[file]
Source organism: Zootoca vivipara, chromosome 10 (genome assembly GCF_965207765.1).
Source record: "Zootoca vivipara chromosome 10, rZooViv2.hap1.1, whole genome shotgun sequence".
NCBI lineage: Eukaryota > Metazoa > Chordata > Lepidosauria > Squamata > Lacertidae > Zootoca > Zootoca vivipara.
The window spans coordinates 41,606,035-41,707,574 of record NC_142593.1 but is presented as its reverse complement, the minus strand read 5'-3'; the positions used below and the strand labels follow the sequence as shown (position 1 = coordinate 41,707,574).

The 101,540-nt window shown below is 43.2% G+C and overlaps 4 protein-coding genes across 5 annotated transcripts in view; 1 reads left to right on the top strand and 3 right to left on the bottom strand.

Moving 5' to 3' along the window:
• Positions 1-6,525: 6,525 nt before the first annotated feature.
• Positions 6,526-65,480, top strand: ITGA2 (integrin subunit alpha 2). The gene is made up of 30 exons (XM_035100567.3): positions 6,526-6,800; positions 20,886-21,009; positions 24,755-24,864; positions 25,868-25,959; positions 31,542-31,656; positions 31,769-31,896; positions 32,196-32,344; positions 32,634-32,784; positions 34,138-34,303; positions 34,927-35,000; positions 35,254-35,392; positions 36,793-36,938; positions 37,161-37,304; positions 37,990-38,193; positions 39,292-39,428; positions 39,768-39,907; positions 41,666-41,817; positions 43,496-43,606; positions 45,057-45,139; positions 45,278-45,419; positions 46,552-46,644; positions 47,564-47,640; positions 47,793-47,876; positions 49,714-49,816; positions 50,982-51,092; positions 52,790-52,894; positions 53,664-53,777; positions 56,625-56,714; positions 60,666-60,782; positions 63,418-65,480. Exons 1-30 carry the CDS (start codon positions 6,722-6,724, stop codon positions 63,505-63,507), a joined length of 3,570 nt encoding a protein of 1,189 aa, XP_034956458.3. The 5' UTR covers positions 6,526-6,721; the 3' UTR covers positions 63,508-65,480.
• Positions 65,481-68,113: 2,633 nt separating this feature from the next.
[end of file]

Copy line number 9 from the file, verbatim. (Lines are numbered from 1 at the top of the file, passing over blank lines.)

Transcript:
• Positions 65,481-68,113: 2,633 nt separating this feature from the next.